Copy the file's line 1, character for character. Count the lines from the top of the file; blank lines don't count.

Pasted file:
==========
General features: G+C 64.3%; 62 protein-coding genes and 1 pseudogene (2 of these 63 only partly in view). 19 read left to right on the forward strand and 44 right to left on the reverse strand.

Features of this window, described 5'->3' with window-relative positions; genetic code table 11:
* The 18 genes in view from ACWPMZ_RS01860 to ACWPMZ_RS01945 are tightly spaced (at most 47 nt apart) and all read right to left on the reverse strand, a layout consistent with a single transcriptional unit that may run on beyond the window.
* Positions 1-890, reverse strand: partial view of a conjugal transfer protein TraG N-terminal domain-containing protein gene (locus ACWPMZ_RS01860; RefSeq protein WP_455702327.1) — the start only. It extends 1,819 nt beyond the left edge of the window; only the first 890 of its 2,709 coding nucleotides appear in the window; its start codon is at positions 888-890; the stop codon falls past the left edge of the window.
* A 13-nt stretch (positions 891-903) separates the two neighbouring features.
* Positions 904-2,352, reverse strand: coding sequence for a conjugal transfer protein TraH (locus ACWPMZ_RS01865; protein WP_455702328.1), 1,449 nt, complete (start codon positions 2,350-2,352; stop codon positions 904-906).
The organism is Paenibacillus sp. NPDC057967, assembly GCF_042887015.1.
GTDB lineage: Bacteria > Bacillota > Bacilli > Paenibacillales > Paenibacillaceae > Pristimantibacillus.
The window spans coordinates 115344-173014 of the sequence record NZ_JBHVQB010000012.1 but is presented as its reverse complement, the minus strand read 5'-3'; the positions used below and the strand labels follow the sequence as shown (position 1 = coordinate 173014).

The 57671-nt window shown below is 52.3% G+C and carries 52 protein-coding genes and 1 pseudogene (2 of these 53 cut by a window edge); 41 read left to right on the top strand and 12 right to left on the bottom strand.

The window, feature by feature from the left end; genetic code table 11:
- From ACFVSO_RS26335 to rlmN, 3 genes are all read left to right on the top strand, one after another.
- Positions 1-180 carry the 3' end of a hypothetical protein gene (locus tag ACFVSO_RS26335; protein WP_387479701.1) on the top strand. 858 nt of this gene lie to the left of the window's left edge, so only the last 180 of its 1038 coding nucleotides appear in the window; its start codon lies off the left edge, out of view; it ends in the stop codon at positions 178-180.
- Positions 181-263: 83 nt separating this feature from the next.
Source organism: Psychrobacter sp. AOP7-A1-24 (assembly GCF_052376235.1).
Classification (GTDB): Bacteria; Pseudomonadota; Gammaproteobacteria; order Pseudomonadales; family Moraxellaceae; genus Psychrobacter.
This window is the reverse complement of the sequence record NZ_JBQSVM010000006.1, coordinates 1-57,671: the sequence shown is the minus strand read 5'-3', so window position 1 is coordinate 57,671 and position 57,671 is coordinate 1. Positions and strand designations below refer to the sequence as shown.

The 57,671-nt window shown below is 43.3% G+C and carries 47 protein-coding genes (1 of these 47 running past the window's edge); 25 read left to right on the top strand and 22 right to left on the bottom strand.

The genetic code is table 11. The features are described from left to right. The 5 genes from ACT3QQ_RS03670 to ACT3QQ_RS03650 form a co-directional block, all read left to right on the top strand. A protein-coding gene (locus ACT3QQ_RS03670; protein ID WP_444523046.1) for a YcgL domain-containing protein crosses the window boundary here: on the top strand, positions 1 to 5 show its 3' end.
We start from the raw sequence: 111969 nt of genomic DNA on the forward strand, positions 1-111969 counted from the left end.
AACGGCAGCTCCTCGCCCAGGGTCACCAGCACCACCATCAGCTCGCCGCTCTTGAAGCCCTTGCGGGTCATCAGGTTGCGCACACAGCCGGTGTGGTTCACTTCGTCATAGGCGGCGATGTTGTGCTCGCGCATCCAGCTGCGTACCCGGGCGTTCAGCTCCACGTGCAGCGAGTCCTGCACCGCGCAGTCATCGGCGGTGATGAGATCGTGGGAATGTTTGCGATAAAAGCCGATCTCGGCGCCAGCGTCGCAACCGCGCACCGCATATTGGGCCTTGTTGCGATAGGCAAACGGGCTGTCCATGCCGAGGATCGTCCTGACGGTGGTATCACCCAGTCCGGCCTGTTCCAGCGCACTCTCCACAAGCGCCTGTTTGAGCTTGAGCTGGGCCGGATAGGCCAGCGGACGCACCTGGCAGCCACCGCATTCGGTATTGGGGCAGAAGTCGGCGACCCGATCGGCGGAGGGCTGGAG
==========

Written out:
General features: G+C 64.3%; 62 protein-coding genes and 1 pseudogene (2 of these 63 only partly in view). 19 read left to right on the forward strand and 44 right to left on the reverse strand.